Prior to their investors' call Thursday morning, WWE released their 2019 Q2 numbers, showing a year-over-year decrease in revenue to $268.9 million and 1.69 million average paid WWE Network subscribers.
They attributed the 5% year over year decrease from $281.6 million to declines in their media, live events, and consumer products divisions.
WWE highlighted the following quarterly highlights in their release:
- $17.1 million operating income, down from $21.2 million in last year's Q2.
- $34.6 million adjusted OBIDA (operating income before depreciation and amortization) which was higher than they previously forecasted for.
- They are sticking by their full year guidance of a record $200 million adjusted OBIDA and full year revenue of $1 billion, assuming a "second large scale international event" and a media rights deal in the Middle East/North Africa region with the Saudi General Sports Authority, both of which they have agreements in principle on.
- Network subscribers were down 6% and they expect a further drop in Q3 to 1.53 million average paid subscribers, saying they do not expect a record number of subscribers this year.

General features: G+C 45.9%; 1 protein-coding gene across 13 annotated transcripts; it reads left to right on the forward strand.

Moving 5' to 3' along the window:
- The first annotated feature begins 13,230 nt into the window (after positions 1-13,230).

- A 17% increase in digital video views to 9 billion and a 22% increase in consumed hours to 324 million hours across digital platforms. Those are assumed to include YouTube and other social media platforms and not just WWE Network.
- A 10% increase in social media followers.
- New content distribution deals with BT Sport, Fox Sports Latin America, and China's PP Sports.
- They pointed to June for improvements in year over year decline of both Raw/SmackDown TV ratings and live attendance.
- They held 76 events (not including NXT) in Q2 with 53 shows in North America and 23 internationally, down from 90 the previous year. While North American ticket sale revenue were virtually the same from 2018's Q2, the average price was up by 16%.
- Average North American attendance was 5800, down 2%. Average international attendance was 4900, a 14% decrease.
- Merchandise sales were down 13% year over year to $23.1 million, attributed to lower online sales, lower toy product royalties, and less live events to sell merchandise at.
We'll have more from the financial call at 11 AM Eastern.
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